"[C]ontributes significantly to...a welcome turn among film historians who increasingly inscribe individual films, directors, and national practices within transnational, regional, and global film cultures...has the potential to become a key reference for critical approaches to film cultures in interwar Europe." * Steven Ungar, University of Iowa "This newest anthology is a wonderful contribution to the field...offer[ing] valuable takes on the development of European film culture in the interwar period...[I]t goes beyond the usual suspects (say, France and Germany) to examine the flourishing of a new film culture in many other contexts throughout Europe. There is an opening up of film historiography here in a way that is quite exciting and quite productive." * Dana Polan, New York UniversityVom Verlag:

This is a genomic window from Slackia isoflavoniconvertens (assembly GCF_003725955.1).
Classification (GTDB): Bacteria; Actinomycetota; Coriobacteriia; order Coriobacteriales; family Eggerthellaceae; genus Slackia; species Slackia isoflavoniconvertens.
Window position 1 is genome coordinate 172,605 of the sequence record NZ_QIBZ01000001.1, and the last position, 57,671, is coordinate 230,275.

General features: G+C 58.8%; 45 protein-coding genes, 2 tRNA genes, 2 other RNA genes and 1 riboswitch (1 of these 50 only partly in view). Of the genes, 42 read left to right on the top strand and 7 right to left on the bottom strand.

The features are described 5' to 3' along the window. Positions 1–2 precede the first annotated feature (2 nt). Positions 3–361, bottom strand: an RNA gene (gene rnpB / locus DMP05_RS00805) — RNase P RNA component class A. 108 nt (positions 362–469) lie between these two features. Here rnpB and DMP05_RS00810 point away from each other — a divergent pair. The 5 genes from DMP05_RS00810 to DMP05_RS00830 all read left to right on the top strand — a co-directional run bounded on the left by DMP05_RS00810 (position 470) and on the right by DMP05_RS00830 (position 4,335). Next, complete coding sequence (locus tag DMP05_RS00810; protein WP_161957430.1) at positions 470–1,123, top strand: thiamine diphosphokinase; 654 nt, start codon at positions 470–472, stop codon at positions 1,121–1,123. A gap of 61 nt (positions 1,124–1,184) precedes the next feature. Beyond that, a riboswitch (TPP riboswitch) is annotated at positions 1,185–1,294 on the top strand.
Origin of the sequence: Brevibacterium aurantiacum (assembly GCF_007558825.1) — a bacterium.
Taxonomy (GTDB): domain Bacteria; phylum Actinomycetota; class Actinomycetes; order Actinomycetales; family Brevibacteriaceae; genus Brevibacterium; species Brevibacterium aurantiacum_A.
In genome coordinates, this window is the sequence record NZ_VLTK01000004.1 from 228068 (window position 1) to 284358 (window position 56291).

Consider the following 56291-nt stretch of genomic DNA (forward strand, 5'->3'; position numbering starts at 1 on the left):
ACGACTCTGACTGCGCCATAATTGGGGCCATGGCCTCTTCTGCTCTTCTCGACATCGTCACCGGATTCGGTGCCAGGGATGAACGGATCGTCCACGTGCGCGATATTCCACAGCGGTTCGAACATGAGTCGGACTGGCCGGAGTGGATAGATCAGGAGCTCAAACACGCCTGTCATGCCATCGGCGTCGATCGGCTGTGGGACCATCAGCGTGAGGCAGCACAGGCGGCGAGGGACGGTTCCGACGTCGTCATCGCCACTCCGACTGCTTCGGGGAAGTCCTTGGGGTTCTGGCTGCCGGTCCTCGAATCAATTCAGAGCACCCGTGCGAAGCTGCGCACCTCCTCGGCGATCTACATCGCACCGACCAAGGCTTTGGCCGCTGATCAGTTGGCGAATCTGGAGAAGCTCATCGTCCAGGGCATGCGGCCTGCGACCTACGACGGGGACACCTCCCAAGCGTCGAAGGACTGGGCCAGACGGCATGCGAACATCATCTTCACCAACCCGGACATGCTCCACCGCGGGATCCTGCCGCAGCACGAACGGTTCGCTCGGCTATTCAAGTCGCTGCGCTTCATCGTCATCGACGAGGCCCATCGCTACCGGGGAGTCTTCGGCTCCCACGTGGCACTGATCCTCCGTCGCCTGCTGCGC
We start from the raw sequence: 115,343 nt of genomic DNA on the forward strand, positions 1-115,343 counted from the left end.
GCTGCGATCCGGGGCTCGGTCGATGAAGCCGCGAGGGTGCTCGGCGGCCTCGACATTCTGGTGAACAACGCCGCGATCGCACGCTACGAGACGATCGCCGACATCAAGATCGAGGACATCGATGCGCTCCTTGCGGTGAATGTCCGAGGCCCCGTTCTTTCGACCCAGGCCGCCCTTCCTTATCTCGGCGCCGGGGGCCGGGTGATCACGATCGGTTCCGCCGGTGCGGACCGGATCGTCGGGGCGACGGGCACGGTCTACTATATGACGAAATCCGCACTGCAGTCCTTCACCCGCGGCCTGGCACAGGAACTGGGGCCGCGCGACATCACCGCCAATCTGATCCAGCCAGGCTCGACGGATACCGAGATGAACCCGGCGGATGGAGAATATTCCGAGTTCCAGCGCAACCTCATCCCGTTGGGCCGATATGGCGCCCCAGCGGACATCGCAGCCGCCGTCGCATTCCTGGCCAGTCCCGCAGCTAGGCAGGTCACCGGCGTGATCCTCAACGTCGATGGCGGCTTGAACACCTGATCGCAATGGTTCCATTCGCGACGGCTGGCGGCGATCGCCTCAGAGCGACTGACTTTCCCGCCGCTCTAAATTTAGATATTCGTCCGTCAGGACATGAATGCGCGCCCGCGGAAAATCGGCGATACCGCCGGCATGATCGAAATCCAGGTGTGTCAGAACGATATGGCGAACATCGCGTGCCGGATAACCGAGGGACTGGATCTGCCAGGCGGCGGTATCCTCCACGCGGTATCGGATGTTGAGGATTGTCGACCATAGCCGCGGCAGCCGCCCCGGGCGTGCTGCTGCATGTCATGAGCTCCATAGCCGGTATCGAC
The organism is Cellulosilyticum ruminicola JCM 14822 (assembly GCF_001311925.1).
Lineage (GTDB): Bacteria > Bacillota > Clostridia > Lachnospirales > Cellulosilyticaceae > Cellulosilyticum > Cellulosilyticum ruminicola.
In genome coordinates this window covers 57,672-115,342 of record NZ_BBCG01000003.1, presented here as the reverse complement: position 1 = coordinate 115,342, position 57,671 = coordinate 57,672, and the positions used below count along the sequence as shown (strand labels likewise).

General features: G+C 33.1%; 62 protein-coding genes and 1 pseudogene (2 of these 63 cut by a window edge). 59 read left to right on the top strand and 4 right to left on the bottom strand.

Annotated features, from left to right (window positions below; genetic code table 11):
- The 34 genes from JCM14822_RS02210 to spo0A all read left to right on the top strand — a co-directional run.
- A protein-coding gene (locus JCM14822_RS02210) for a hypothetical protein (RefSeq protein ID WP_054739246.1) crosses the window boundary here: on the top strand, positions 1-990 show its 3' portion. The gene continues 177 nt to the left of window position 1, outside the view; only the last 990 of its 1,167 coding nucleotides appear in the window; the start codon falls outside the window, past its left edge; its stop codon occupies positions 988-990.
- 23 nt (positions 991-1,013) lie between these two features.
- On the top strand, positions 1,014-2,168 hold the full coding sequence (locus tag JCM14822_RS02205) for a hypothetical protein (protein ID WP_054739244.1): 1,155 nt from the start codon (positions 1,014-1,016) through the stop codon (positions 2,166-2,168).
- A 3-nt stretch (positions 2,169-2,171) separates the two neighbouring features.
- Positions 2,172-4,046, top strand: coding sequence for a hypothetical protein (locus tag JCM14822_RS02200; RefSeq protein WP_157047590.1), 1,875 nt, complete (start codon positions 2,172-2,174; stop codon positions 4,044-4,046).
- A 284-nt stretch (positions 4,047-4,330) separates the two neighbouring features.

Between the two world wars, a distinct and vibrant film culture emerged in Europe. Film festivals and schools were established; film theory and history was written that took cinema seriously as an art form; and critical writing that created the film canon flourished. This scene was decidedly transnational and creative, overcoming traditional boundaries between theory and practice, and between national and linguistic borders. This new European film culture established film as a valid form of social expression, as an art form, and as a political force to be reckoned with. By examining the extraordinarily rich and creative uses of cinema in the interwar period, we can examine the roots of film culture as we know it today.
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